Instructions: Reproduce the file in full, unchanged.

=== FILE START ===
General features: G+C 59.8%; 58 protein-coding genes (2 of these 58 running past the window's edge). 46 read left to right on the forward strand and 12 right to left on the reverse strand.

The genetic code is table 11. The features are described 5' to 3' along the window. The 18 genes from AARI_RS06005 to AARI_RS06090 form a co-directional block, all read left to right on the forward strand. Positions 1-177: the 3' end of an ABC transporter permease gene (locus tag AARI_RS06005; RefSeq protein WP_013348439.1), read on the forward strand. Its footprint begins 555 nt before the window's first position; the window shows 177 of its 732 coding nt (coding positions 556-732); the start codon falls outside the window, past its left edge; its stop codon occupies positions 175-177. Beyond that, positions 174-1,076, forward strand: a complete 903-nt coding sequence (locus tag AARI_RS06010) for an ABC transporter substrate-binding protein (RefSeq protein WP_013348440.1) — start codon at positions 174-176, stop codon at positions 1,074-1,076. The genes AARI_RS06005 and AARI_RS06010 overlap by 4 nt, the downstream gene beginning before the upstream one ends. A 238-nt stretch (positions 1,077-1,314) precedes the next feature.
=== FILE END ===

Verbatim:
General features: G+C 59.8%; 58 protein-coding genes (2 of these 58 running past the window's edge). 46 read left to right on the forward strand and 12 right to left on the reverse strand.

The genetic code is table 11. The features are described 5' to 3' along the window. The 18 genes from AARI_RS06005 to AARI_RS06090 form a co-directional block, all read left to right on the forward strand. Positions 1-177: the 3' end of an ABC transporter permease gene (locus tag AARI_RS06005; RefSeq protein WP_013348439.1), read on the forward strand. Its footprint begins 555 nt before the window's first position; the window shows 177 of its 732 coding nt (coding positions 556-732); the start codon falls outside the window, past its left edge; its stop codon occupies positions 175-177. Beyond that, positions 174-1,076, forward strand: a complete 903-nt coding sequence (locus tag AARI_RS06010) for an ABC transporter substrate-binding protein (RefSeq protein WP_013348440.1) — start codon at positions 174-176, stop codon at positions 1,074-1,076. The genes AARI_RS06005 and AARI_RS06010 overlap by 4 nt, the downstream gene beginning before the upstream one ends. A 238-nt stretch (positions 1,077-1,314) precedes the next feature.